(COMMENT)

    Yes, agreed, it is possible that:
    • If the Civilian Leadership "had got it right" - it was still possible for the military to get it wrong. Yes, this is possible.
    • But given that the military accepts civilian leadership (an American Imperative), if the military stays inside the civilian guidance and focused agenda - it would be highly unlikely that they would implement effective operations that would achieve the desired outcomes.

    Given that: VICTORY IN IRAQ DEFINED (The Desired Outcomes)
    • In the short term:
      • An Iraq that is making steady progress in fighting terrorists and neutralizing the insurgency, meeting political milestones; building democratic institutions; standing up robust security forces to gather intelligence, destroy terrorist networks, and maintain security; and tackling key economic reforms to lay the foundation for a sound economy.
    • In the medium term:
      • An Iraq that is in the lead defeating terrorists and insurgents and providing its own security, with a constitutional, elected government in place, providing an inspiring example to reformers in the region, and well on its way to achieving its economic potential.
    • In the longer term:
      • An Iraq that has defeated the terrorists and neutralized the insurgency.
      • An Iraq that is peaceful, united, stable, democratic, and secure, where Iraqis have the institutions and resources they need to govern themselves justly and provide security for their country.
      • An Iraq that is a partner in the global war on terror and the fight against the proliferation of weapons of mass destruction, integrated into the international community, an engine for regional economic growth, and proving the fruits of democratic governance to the region.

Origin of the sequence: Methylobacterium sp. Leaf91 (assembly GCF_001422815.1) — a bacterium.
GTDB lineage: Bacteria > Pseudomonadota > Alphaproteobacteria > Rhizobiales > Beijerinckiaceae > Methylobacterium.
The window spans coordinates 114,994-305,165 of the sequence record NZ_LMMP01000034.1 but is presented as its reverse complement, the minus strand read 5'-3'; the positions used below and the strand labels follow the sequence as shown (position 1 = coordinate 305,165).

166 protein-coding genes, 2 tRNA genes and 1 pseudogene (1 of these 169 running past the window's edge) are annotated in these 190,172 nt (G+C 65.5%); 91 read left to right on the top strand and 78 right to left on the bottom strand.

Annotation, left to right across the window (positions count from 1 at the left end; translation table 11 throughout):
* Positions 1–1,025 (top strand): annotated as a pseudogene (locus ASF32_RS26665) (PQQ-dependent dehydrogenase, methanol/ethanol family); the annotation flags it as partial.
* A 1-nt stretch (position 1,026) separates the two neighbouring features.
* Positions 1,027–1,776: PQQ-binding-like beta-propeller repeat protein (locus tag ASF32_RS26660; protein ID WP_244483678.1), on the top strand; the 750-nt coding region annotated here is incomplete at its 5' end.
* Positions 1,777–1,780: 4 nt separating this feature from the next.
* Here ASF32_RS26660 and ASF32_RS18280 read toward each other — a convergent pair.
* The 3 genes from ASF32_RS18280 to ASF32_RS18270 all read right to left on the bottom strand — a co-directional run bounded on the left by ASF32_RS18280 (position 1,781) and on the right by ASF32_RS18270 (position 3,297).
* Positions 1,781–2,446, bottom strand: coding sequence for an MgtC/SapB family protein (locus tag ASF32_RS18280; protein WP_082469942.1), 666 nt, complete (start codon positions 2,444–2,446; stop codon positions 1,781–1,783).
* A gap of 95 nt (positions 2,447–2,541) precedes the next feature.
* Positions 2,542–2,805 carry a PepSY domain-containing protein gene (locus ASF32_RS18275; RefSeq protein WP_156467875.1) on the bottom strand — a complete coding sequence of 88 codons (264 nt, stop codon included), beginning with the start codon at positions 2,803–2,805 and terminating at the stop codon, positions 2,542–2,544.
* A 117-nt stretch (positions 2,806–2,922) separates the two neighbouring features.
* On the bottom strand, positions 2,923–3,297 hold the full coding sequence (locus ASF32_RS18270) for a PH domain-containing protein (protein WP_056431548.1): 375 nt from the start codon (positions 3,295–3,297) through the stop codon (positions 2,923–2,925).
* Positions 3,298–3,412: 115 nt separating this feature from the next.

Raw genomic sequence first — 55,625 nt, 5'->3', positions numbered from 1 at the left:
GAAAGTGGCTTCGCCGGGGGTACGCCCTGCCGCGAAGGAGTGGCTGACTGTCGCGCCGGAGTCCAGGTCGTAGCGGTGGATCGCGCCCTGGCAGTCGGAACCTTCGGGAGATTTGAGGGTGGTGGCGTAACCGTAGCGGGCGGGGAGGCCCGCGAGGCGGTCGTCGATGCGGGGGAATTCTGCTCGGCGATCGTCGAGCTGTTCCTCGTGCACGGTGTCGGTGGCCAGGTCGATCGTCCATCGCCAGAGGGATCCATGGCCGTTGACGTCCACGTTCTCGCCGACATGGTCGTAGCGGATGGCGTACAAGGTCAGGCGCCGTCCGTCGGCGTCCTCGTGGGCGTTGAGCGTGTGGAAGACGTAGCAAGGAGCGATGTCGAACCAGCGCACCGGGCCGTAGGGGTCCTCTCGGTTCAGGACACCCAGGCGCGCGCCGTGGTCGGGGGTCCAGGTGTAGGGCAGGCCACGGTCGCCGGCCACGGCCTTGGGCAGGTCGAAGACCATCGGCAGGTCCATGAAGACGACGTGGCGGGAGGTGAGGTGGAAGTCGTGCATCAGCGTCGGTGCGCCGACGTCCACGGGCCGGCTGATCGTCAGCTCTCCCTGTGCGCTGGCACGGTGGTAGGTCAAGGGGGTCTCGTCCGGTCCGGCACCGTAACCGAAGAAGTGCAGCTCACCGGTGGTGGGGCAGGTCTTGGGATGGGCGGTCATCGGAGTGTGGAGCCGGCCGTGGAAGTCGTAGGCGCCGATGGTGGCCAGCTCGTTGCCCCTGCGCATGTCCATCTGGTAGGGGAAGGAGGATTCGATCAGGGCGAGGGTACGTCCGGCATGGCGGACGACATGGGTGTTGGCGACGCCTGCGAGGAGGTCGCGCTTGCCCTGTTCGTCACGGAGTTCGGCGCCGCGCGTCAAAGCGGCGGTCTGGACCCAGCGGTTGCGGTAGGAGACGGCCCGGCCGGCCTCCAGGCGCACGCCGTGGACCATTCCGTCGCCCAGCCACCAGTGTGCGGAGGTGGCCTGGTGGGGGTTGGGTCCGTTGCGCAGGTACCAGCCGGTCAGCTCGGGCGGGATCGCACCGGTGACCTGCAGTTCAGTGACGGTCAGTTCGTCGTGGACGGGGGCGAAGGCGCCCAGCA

My contention is that, given these desired outcomes, after a Trillion Dollars, and 8 years, and over 4000 Dead (5000 counting the contractors) that we have not completely achieved "short term" objectives. And haven't done so, how could this be if:
    • The Process was both sound & valid.
    • The Military did what it was directed to do.
    • The Foreign Service did what it was suppose to do.
    • The Civilian Leadership did what it was suppose to do.

    I believe that none of the four points above are completely true, and that there were weaknesses in all four areas. I am not prepared to take the "Processes" off the table. Part of the process is to verify the premise used (they must be "true") in any deductive reasoning. The output of the first process (NSDMP) is used, in part, as an input (unvalidated) in the next process (MDMP). This is a two-stage serial process.

    As I said at the outset, I know that I am in the minority here. But I don't believe that we can learn from our mistakes and improve the prospects for better future outcomes, if we don't examine the nature of the errors that have brought us to the ground truth we see today in Iraq.

    Most Respectfully,
    R